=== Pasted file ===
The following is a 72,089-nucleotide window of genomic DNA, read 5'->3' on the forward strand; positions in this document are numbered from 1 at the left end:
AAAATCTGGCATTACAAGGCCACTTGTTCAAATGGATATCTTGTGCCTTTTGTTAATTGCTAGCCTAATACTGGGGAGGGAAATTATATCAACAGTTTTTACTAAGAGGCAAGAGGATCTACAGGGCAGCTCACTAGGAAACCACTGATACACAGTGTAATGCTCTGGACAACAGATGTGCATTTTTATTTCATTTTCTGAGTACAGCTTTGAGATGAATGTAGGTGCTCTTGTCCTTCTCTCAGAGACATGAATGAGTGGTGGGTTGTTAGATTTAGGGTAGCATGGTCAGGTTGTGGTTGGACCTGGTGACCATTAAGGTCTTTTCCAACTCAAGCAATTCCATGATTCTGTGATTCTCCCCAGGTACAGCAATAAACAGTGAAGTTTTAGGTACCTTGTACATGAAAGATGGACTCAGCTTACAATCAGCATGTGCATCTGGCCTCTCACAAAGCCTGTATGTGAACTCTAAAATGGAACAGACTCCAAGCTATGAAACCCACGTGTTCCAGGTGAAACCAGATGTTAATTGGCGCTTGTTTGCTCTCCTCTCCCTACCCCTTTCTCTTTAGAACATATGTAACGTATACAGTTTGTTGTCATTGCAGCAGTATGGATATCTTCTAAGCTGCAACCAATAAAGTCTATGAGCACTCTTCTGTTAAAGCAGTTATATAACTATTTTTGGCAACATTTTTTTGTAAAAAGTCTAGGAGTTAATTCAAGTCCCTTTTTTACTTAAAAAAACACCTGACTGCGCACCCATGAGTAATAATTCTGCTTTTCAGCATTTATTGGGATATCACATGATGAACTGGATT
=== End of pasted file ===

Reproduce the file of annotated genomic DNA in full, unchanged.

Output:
The following is a 72,089-nucleotide window of genomic DNA, read 5'->3' on the forward strand; positions in this document are numbered from 1 at the left end:
AAAATCTGGCATTACAAGGCCACTTGTTCAAATGGATATCTTGTGCCTTTTGTTAATTGCTAGCCTAATACTGGGGAGGGAAATTATATCAACAGTTTTTACTAAGAGGCAAGAGGATCTACAGGGCAGCTCACTAGGAAACCACTGATACACAGTGTAATGCTCTGGACAACAGATGTGCATTTTTATTTCATTTTCTGAGTACAGCTTTGAGATGAATGTAGGTGCTCTTGTCCTTCTCTCAGAGACATGAATGAGTGGTGGGTTGTTAGATTTAGGGTAGCATGGTCAGGTTGTGGTTGGACCTGGTGACCATTAAGGTCTTTTCCAACTCAAGCAATTCCATGATTCTGTGATTCTCCCCAGGTACAGCAATAAACAGTGAAGTTTTAGGTACCTTGTACATGAAAGATGGACTCAGCTTACAATCAGCATGTGCATCTGGCCTCTCACAAAGCCTGTATGTGAACTCTAAAATGGAACAGACTCCAAGCTATGAAACCCACGTGTTCCAGGTGAAACCAGATGTTAATTGGCGCTTGTTTGCTCTCCTCTCCCTACCCCTTTCTCTTTAGAACATATGTAACGTATACAGTTTGTTGTCATTGCAGCAGTATGGATATCTTCTAAGCTGCAACCAATAAAGTCTATGAGCACTCTTCTGTTAAAGCAGTTATATAACTATTTTTGGCAACATTTTTTTGTAAAAAGTCTAGGAGTTAATTCAAGTCCCTTTTTTACTTAAAAAAACACCTGACTGCGCACCCATGAGTAATAATTCTGCTTTTCAGCATTTATTGGGATATCACATGATGAACTGGATT